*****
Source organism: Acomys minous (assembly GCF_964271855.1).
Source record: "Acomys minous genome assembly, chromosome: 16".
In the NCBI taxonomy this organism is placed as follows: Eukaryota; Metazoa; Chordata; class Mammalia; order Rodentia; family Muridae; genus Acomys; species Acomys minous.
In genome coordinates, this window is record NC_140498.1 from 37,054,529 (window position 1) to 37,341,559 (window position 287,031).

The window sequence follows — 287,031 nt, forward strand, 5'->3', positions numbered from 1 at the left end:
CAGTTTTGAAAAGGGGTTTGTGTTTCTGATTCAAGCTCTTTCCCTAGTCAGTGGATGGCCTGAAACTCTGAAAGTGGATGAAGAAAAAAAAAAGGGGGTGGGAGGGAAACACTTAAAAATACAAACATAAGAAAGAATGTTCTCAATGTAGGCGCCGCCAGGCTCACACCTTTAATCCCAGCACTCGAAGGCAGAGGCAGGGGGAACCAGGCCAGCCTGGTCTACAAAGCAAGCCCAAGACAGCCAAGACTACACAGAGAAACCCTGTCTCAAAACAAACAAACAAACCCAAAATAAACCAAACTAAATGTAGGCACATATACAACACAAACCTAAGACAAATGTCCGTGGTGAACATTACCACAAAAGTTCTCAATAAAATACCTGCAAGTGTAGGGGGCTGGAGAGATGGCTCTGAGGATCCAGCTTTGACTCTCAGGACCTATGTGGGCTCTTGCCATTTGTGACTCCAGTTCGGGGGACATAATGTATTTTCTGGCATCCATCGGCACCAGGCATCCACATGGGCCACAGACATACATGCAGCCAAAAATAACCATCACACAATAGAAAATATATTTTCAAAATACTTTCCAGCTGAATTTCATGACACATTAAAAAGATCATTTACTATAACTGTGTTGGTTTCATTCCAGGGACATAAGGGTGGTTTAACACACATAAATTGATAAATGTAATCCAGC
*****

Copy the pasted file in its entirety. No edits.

Source organism: Acomys minous (assembly GCF_964271855.1).
Source record: "Acomys minous genome assembly, chromosome: 16".
In the NCBI taxonomy this organism is placed as follows: Eukaryota; Metazoa; Chordata; class Mammalia; order Rodentia; family Muridae; genus Acomys; species Acomys minous.
In genome coordinates, this window is record NC_140498.1 from 37,054,529 (window position 1) to 37,341,559 (window position 287,031).

The window sequence follows — 287,031 nt, forward strand, 5'->3', positions numbered from 1 at the left end:
CAGTTTTGAAAAGGGGTTTGTGTTTCTGATTCAAGCTCTTTCCCTAGTCAGTGGATGGCCTGAAACTCTGAAAGTGGATGAAGAAAAAAAAAAGGGGGTGGGAGGGAAACACTTAAAAATACAAACATAAGAAAGAATGTTCTCAATGTAGGCGCCGCCAGGCTCACACCTTTAATCCCAGCACTCGAAGGCAGAGGCAGGGGGAACCAGGCCAGCCTGGTCTACAAAGCAAGCCCAAGACAGCCAAGACTACACAGAGAAACCCTGTCTCAAAACAAACAAACAAACCCAAAATAAACCAAACTAAATGTAGGCACATATACAACACAAACCTAAGACAAATGTCCGTGGTGAACATTACCACAAAAGTTCTCAATAAAATACCTGCAAGTGTAGGGGGCTGGAGAGATGGCTCTGAGGATCCAGCTTTGACTCTCAGGACCTATGTGGGCTCTTGCCATTTGTGACTCCAGTTCGGGGGACATAATGTATTTTCTGGCATCCATCGGCACCAGGCATCCACATGGGCCACAGACATACATGCAGCCAAAAATAACCATCACACAATAGAAAATATATTTTCAAAATACTTTCCAGCTGAATTTCATGACACATTAAAAAGATCATTTACTATAACTGTGTTGGTTTCATTCCAGGGACATAAGGGTGGTTTAACACACATAAATTGATAAATGTAATCCAGC